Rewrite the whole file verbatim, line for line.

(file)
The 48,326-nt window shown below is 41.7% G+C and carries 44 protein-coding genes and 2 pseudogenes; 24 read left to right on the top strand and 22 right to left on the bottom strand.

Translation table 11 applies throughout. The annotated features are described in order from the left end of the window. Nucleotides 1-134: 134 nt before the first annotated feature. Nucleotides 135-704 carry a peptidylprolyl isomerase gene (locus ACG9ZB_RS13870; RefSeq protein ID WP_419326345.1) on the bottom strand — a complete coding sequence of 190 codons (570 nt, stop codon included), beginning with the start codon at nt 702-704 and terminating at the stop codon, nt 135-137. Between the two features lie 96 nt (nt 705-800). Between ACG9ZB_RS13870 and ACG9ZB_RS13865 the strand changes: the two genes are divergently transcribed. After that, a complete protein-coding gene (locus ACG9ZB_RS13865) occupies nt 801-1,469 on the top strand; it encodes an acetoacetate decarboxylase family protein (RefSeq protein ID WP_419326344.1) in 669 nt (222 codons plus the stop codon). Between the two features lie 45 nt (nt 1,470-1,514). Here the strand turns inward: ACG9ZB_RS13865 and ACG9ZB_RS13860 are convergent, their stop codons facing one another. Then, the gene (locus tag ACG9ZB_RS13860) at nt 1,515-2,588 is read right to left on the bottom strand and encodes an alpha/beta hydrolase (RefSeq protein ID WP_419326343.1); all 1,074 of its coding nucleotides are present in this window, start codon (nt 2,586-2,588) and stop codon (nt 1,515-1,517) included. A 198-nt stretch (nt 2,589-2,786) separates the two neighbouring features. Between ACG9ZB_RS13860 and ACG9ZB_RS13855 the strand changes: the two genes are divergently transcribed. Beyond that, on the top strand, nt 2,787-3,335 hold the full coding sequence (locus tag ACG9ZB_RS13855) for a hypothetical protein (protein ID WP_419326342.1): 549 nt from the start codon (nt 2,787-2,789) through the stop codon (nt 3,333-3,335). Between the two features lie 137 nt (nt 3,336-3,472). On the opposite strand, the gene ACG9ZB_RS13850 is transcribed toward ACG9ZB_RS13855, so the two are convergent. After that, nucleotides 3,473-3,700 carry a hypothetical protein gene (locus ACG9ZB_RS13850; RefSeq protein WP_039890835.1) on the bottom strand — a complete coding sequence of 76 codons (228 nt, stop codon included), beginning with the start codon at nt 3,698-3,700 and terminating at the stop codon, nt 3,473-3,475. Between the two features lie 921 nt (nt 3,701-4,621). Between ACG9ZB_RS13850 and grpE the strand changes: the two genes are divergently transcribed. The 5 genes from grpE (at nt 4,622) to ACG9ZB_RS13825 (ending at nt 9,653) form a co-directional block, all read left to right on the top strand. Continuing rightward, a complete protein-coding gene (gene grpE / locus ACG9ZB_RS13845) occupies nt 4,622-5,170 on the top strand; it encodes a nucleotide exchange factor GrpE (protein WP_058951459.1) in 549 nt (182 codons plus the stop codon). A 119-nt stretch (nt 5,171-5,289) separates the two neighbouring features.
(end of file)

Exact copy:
The 48,326-nt window shown below is 41.7% G+C and carries 44 protein-coding genes and 2 pseudogenes; 24 read left to right on the top strand and 22 right to left on the bottom strand.

Translation table 11 applies throughout. The annotated features are described in order from the left end of the window. Nucleotides 1-134: 134 nt before the first annotated feature. Nucleotides 135-704 carry a peptidylprolyl isomerase gene (locus ACG9ZB_RS13870; RefSeq protein ID WP_419326345.1) on the bottom strand — a complete coding sequence of 190 codons (570 nt, stop codon included), beginning with the start codon at nt 702-704 and terminating at the stop codon, nt 135-137. Between the two features lie 96 nt (nt 705-800). Between ACG9ZB_RS13870 and ACG9ZB_RS13865 the strand changes: the two genes are divergently transcribed. After that, a complete protein-coding gene (locus ACG9ZB_RS13865) occupies nt 801-1,469 on the top strand; it encodes an acetoacetate decarboxylase family protein (RefSeq protein ID WP_419326344.1) in 669 nt (222 codons plus the stop codon). Between the two features lie 45 nt (nt 1,470-1,514). Here the strand turns inward: ACG9ZB_RS13865 and ACG9ZB_RS13860 are convergent, their stop codons facing one another. Then, the gene (locus tag ACG9ZB_RS13860) at nt 1,515-2,588 is read right to left on the bottom strand and encodes an alpha/beta hydrolase (RefSeq protein ID WP_419326343.1); all 1,074 of its coding nucleotides are present in this window, start codon (nt 2,586-2,588) and stop codon (nt 1,515-1,517) included. A 198-nt stretch (nt 2,589-2,786) separates the two neighbouring features. Between ACG9ZB_RS13860 and ACG9ZB_RS13855 the strand changes: the two genes are divergently transcribed. Beyond that, on the top strand, nt 2,787-3,335 hold the full coding sequence (locus tag ACG9ZB_RS13855) for a hypothetical protein (protein ID WP_419326342.1): 549 nt from the start codon (nt 2,787-2,789) through the stop codon (nt 3,333-3,335). Between the two features lie 137 nt (nt 3,336-3,472). On the opposite strand, the gene ACG9ZB_RS13850 is transcribed toward ACG9ZB_RS13855, so the two are convergent. After that, nucleotides 3,473-3,700 carry a hypothetical protein gene (locus ACG9ZB_RS13850; RefSeq protein WP_039890835.1) on the bottom strand — a complete coding sequence of 76 codons (228 nt, stop codon included), beginning with the start codon at nt 3,698-3,700 and terminating at the stop codon, nt 3,473-3,475. Between the two features lie 921 nt (nt 3,701-4,621). Between ACG9ZB_RS13850 and grpE the strand changes: the two genes are divergently transcribed. The 5 genes from grpE (at nt 4,622) to ACG9ZB_RS13825 (ending at nt 9,653) form a co-directional block, all read left to right on the top strand. Continuing rightward, a complete protein-coding gene (gene grpE / locus ACG9ZB_RS13845) occupies nt 4,622-5,170 on the top strand; it encodes a nucleotide exchange factor GrpE (protein WP_058951459.1) in 549 nt (182 codons plus the stop codon). A 119-nt stretch (nt 5,171-5,289) separates the two neighbouring features.